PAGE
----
Joint property ownership

Published - 8th February 2019

The Estate - Joint property ownership

You must decide which type of joint ownership you want if you buy, inherit or become a trustee of a property with someone else.

You can own a property as either ‘joint tenants’ or ‘tenants in common’.

The type of ownership affects what you can do with the property if your relationship with a joint owner breaks down, or if one owner dies.

When someone dies, debts are recoverable from any assets or money left by the deceased.  This is known as the “Estate”.  No-one else has to pay for the debts unless they are already liable under the terms of the original agreement.

A person can be liable e.g. if the debt is in Joint names or if someone has signed as a guarantor.

The Home - Mortgaged house

When you buy a house in Joint names there are two types of ownership status you can have.

Joint tenants

As joint tenants (sometimes called ‘beneficial joint tenants’):

  • you have equal rights to the whole property

  • the property automatically goes to the other owners if you die

  • you can’t pass on your ownership of the property in your will

However, it is possible for creditors to apply for an “insolvency Administration Order” (IAO) within five years of the person dying.  This forces the court order on the surviving owner to pay the value of the deceased persons equity into the Estate.

If any of the creditors threaten to do this, it might be possible to negotiate paying a smaller amount in the settlement of the debt rather than lose the house.  The court will usually decide that the interests of the creditors are the most important, unless there are exceptional circumstances.

Although this is a rare procedure, it makes it very important that the surviving owner negotiates with any creditors to make arrangements to pay the debts.  It make prevent the insolvency administration procedure being used by creditors.. 

Tenants in common

As tenants in common:

  • you can own different shares of the property

  • the property doesn’t automatically go to the other owners if you die

  • you can pass on your share of the property in your will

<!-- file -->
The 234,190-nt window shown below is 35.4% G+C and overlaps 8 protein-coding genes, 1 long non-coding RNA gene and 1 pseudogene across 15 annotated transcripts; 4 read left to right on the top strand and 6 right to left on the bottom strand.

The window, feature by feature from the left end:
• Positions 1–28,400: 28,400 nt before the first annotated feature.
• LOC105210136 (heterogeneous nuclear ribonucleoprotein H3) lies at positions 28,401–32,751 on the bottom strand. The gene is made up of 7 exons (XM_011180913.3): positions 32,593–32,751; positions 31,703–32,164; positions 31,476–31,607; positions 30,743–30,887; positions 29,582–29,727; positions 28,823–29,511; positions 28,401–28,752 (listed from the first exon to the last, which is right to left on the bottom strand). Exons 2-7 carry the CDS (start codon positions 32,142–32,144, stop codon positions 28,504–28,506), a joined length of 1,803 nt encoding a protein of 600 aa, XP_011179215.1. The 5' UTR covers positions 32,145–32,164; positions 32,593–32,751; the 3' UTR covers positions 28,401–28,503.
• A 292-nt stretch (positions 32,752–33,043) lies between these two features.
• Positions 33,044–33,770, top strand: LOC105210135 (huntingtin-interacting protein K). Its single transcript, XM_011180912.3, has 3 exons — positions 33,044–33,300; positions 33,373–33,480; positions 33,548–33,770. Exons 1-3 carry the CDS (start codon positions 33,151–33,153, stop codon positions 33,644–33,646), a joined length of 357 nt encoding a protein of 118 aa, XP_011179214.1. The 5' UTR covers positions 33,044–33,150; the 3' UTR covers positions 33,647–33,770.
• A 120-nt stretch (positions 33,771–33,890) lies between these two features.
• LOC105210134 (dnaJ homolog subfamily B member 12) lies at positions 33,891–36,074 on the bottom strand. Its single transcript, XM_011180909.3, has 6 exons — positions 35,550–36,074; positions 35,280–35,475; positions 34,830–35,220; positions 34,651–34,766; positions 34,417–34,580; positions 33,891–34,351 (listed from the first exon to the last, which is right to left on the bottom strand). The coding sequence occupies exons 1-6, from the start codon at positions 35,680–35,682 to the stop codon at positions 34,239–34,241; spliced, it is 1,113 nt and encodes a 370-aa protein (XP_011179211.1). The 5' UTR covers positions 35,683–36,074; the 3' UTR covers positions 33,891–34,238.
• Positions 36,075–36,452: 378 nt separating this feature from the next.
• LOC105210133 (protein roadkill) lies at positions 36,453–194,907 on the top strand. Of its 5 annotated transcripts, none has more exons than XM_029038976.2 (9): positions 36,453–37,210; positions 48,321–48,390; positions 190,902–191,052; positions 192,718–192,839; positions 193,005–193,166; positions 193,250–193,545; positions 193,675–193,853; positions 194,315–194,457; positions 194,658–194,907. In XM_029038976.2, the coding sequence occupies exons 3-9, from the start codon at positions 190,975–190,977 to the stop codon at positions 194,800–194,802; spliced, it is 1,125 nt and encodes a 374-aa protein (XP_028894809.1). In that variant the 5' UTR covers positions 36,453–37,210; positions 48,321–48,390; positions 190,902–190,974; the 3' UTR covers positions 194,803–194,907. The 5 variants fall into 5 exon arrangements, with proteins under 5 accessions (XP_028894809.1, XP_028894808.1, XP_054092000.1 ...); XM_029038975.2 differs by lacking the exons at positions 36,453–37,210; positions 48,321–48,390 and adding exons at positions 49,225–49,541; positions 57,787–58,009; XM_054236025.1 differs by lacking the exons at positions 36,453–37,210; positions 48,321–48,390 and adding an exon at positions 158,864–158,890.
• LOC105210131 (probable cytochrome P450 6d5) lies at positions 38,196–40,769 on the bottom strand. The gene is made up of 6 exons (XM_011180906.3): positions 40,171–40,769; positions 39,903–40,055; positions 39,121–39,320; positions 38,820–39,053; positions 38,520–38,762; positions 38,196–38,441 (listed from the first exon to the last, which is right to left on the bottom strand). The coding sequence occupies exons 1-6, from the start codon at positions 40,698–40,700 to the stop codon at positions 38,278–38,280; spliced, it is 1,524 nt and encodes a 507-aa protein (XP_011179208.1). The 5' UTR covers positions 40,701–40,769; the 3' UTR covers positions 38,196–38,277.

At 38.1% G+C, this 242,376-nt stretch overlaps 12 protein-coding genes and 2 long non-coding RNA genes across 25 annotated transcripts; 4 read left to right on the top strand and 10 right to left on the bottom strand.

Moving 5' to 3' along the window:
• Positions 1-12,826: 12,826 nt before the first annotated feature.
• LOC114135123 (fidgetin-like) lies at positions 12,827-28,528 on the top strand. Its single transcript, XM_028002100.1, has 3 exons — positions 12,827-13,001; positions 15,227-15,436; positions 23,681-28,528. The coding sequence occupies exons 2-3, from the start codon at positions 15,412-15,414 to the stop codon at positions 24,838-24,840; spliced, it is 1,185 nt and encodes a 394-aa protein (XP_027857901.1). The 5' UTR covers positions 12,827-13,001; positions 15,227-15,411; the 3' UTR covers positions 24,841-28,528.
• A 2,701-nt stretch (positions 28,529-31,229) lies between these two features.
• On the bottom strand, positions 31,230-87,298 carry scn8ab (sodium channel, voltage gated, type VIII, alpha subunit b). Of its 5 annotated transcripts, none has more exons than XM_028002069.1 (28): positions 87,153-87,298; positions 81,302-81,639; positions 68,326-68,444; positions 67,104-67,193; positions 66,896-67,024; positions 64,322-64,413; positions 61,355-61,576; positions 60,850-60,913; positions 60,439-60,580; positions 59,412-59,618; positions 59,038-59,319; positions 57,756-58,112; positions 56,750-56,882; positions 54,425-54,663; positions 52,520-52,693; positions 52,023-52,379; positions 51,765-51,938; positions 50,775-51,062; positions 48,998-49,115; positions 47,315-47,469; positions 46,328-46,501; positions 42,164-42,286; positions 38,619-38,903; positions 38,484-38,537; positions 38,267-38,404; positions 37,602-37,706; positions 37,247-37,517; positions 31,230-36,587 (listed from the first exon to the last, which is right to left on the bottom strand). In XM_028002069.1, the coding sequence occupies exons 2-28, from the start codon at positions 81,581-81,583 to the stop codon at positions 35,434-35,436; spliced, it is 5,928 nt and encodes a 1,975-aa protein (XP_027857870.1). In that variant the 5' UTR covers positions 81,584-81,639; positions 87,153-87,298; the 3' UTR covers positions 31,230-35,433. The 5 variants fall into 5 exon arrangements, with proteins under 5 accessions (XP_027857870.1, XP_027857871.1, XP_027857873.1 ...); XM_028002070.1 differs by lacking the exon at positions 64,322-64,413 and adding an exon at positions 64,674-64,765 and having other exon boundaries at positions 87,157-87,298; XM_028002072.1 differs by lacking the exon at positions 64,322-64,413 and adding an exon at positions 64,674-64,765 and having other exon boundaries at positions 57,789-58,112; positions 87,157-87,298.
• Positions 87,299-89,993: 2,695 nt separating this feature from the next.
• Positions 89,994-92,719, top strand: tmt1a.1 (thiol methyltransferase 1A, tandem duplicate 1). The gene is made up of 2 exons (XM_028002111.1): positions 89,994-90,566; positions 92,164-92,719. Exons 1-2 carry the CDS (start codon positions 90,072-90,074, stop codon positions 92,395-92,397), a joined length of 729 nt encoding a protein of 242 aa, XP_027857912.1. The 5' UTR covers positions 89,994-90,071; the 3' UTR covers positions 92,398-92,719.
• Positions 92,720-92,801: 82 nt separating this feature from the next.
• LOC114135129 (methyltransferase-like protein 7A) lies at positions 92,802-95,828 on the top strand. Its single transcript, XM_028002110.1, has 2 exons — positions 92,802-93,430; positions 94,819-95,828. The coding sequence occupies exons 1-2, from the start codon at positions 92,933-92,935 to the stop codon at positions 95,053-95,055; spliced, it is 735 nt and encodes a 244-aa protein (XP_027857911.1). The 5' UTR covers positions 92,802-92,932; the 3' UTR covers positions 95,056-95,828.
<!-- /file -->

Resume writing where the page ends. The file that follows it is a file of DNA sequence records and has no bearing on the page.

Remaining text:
If you owned the property as ‘tenants in common’ the property has to be formally transferred to the surviving owner.  In this case, if there were debts, then the deceased person’s share of the property would be used to settle the Estate debts.

If the property is to be sold, the Probate gives the Personal Representative (PR) the authority to sell it in accordance with the terms of the Will. If the property is registered and the person who died was the sole owner then PR will often either Assent (form AS1) the property to the person(s) who inherits it or Transfer (form TR1) the property to someone else.

If the deceased was a joint owner and the partner is still alive, you would normally just register the death with Land Registry by lodging a form DJP, along with an official copy of the Probate or death certificate.

It will mainly depend on what the deceased owned and what was outlined in the Will for the Estate, as well as what the beneficiaries intend to do with the property.

As part of the due diligence on an Estate it is important to obtain official copies of the registered title from Land Registry and get a valuation of the asset as early as possible in the process.  If Liabilities are then identified you can then very quickly confirm if the Estate will remain solvent.

Estatesearch™ provides early indicators of Joint accounts including buy to let and shared ownership mortgages,  that can help signpost professionals to check the status of assets and liabilities.  To find out about more features then click here.